The video above, combined with the diaries kept by the de Portola team, shows the theory by the UCI professor to be possible as strong shaking wanes in The San Fernando Valley. One thing the debate of the 1769 earthquake has brought up is the fact that Orange County has a major earthquake fault line that is not really well known, which has brought on more studies of the fault.

The when and where of this very first recorded Southern California earthquake still fascinates geologists and seismologists. Among other reasons, figuring out the mystery of this earthquake may help further understand and clarify the nature of earthquakes in Southern California (like the existence of a major earthquake fault in Orange County).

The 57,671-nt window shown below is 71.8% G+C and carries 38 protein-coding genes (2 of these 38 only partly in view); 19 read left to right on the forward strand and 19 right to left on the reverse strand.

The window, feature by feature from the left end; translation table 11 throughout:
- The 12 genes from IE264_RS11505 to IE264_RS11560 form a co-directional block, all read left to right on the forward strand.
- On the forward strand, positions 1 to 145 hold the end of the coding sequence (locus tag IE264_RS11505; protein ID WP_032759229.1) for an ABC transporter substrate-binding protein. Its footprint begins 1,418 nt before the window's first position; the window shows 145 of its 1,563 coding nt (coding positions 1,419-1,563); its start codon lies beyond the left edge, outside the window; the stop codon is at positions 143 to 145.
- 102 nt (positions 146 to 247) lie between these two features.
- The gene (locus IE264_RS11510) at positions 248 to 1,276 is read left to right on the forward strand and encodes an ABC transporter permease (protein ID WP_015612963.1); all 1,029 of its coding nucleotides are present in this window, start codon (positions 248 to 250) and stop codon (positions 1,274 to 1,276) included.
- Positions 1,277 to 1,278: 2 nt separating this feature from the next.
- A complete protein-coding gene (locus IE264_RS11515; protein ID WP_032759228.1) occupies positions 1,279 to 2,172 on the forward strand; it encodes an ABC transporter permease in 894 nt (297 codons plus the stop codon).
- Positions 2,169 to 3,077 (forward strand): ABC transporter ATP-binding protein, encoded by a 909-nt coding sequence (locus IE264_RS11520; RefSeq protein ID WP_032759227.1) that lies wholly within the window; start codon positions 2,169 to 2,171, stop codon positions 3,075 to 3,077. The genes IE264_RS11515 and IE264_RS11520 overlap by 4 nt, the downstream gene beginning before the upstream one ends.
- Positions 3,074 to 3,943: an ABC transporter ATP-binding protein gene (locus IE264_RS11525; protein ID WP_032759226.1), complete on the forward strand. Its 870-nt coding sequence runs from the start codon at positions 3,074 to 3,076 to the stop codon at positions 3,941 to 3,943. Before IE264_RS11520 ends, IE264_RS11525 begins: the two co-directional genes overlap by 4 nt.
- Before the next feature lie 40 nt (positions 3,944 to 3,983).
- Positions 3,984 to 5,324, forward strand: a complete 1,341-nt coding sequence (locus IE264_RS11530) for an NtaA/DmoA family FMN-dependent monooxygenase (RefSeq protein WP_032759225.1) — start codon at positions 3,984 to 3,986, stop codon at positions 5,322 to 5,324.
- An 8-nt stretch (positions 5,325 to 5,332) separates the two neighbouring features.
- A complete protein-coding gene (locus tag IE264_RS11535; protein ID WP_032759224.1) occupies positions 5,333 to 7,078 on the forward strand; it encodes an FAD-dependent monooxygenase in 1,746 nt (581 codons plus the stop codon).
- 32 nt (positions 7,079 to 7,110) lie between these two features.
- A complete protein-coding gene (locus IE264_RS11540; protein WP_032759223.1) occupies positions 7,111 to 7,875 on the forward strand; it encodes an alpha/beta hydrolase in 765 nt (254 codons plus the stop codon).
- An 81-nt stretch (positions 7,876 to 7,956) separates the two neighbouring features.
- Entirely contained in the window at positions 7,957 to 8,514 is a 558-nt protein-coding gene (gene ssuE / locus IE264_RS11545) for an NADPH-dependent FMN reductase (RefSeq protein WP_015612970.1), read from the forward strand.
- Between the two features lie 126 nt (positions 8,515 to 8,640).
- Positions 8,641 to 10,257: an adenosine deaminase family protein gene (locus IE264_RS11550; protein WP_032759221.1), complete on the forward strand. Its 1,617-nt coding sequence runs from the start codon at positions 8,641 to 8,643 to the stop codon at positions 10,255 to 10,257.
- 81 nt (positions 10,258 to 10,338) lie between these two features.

2 - Last Large Earthquake on Record

The last large earthquake in Southern California was a M7.9 in 1857, which is commonly called The Fort Tejon Earthquake. Not only was this the largest earthquake in Southern California recorded history, but this was one the largest earthquakes ever recorded in the United States.

This was also the last time The San Andreas Fault had a major rupture in Southern California. The infamous fault line is believed to have ruptured near Parkfield and continued rupturing south to just near The Cajon Pass. In fact, this was the last time "The Big One" happened in Southern California.

Southern California was nowhere near the megalopolis it is today, and so damage was limited to scars in the Earth. There were many scares in the Earth with cracks reported in the San Gabriel Valley and in the San Bernardino area.

In some areas the shaking is believed to have lasted up to, and even over three minutes. In Downtown L.A. the shaking is believed to have lasted over a minute.

Both the USGS and disaster planners fear the impact a repeat of this earthquake would have today.

The last time the lower southern segment of the San Andreas Fault between San Bernardino to the Salton Sea ruptured is believed to have been in or around 1690.

3 - Deadliest Earthquake Ever